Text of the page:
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Punishment despite Reasonable Doubt – A Public Goods Experiment with Uncertainty over Contributions

  • Kristoffel Grechenig

    ()

    (Max Planck Institute for Research on Collective Goods, Bonn)

  • Andreas Nicklisch

    ()

    (Max Planck Institute for Research on Collective Goods, Bonn)

  • Christian Thöni

    ()

    (University of St. Gallen, Department of Economics)

Under a great variety of legally relevant circumstances, people have to decide whether or not to cooperate, when they face an incentive to defect. The law sometimes provides people with sanctioning mechanisms to enforce pro-social behavior. Experimental evidence on voluntary public good provision shows that the option to punish others substantially improves cooperation, even if punishment is costly. However, these studies focus on situations where there is no uncertainty about others' behavior. We investigate punishment in a world with “reasonable doubt” about others' contributions. Interestingly, people reveal a high willingness to punish even if their information about cooperation rates is inaccurate, or noisy. If there is some non-trivial degree of noise, unishment (1) cannot maintain high contributions and (2) reduces welfare even below the level of a setting without punishment. Our findings suggest that sufficient information accuracy about others' behavior is crucial for he efficiency of sanction mechanisms. If a situation is characterized by low information accuracy, precluding sanctions can be optimal.

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Paper provided by Max Planck Institute for Research on Collective Goods in its series Working Paper Series of the Max Planck Institute for Research on Collective Goods with number 2010_11.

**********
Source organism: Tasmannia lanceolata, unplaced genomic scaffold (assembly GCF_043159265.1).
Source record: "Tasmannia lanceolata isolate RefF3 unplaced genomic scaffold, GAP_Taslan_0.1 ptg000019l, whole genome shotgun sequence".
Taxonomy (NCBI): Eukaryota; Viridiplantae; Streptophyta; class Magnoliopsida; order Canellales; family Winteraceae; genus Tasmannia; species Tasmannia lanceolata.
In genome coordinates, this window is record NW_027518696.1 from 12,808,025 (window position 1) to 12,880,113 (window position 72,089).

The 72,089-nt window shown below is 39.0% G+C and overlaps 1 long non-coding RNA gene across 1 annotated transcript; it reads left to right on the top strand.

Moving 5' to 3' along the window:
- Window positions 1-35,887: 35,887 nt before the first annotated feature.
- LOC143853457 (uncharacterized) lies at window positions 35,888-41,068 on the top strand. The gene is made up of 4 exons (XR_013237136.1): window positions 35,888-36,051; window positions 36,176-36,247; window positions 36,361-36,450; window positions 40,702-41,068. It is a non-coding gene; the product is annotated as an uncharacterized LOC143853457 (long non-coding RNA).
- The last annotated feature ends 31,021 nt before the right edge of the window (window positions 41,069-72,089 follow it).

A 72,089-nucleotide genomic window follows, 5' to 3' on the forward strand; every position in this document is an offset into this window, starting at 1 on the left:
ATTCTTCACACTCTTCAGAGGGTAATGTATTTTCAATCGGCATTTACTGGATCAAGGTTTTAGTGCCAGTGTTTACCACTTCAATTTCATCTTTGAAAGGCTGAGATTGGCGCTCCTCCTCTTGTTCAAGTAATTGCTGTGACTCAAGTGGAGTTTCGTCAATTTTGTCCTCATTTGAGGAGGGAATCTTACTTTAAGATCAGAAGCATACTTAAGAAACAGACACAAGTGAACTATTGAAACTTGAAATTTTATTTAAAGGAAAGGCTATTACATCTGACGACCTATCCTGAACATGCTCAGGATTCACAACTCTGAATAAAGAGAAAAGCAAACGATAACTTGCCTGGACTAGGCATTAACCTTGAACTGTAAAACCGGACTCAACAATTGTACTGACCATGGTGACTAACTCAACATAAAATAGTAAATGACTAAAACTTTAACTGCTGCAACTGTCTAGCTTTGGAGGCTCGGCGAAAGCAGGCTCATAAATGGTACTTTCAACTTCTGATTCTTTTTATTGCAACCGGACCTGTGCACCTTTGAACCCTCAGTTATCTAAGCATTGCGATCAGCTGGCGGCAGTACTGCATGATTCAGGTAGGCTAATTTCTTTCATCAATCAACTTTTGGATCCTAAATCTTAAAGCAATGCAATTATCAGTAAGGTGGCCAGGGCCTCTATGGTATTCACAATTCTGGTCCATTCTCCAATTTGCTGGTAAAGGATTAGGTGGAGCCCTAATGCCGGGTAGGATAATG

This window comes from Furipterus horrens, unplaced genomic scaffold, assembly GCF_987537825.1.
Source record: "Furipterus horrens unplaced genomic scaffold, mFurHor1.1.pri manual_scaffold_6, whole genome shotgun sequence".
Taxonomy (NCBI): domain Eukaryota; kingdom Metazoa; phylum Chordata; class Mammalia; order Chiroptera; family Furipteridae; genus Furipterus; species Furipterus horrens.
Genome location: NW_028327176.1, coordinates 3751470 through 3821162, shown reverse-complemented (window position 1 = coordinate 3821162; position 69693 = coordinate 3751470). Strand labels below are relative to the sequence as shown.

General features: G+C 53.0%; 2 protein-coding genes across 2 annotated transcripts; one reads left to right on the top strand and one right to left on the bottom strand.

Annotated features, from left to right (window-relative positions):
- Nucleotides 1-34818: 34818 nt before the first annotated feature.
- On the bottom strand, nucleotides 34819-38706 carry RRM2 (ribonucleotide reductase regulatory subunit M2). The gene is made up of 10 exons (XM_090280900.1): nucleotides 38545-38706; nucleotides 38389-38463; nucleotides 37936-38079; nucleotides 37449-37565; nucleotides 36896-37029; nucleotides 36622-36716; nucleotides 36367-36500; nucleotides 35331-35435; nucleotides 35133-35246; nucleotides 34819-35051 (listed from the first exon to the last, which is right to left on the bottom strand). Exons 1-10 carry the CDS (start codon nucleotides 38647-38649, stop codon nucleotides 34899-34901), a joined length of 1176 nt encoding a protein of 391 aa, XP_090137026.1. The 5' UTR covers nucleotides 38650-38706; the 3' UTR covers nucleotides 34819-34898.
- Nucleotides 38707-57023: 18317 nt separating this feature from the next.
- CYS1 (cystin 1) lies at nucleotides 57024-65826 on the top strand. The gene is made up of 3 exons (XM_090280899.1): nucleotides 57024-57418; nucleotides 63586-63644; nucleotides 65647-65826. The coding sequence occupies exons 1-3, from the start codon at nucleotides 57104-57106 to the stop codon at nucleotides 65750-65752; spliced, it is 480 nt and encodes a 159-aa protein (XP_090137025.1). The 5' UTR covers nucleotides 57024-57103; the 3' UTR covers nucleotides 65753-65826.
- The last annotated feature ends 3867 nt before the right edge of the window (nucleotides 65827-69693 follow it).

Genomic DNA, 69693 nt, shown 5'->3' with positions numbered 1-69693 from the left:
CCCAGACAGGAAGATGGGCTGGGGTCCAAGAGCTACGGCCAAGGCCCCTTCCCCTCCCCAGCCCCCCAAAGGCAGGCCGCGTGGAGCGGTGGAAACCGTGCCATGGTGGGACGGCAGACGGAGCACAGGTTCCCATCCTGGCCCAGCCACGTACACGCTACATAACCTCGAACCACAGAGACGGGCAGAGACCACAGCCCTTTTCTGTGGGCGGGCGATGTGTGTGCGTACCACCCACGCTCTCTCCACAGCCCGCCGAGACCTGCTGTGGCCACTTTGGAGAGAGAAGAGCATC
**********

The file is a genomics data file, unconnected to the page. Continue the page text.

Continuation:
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Date of creation: Apr 2010
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Handle: RePEc:mpg:wpaper:2010_11
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  1. M. Levati & Andrea Morone & Annamaria Fiore, 2009. "Voluntary contributions with imperfect information: An experimental study," Public Choice, Springer, vol. 138(1), pages 199-216, January.
  2. A. Mitchell Polinsky & Steven Shavell, 2005. "The Theory of Public Enforcement of Law," NBER Working Papers 11780, National Bureau of Economic Research, Inc.
  3. Greiner, Ben, 2004. "An Online Recruitment System for Economic Experiments," MPRA Paper 13513, University Library of Munich, Germany.
  4. Feess, Eberhard & Wohlschlegel, Ansgar, 2009. "Why higher punishment may reduce deterrence," Economics Letters, Elsevier, vol. 104(2), pages 69-71, August.
  5. Simon Gachter & Ernst Fehr, 2000. "Cooperation and Punishment in Public Goods Experiments," American Economic Review, American Economic Association, vol. 90(4), pages 980-994, September.
  6. Urs Fischbacher, 2007. "z-Tree: Zurich toolbox for ready-made economic experiments," Experimental Economics, Springer, vol. 10(2), pages 171-178, June.
  7. Ehrlich, Isaac, 1982. "The optimum enforcement of laws and the concept of justice: A positive analysis," International Review of Law and Economics, Elsevier, vol. 2(1), pages 3-27, June.
  8. Steven Shavell & A. Mitchell Polinsky, 2000. "The Economic Theory of Public Enforcement of Law," Journal of Economic Literature, American Economic Association, vol. 38(1), pages 45-76, March.
  9. Miceli, Thomas J., 1991. "Optimal criminal procedure: Fairness and deterrence," International Review of Law and Economics, Elsevier, vol. 11(1), pages 3-10, May.
  10. Lando Henrik, 2009. "Prevention of Crime and the Optimal Standard of Proof in Criminal Law," Review of Law & Economics, De Gruyter, vol. 5(1), pages 33-52, January.
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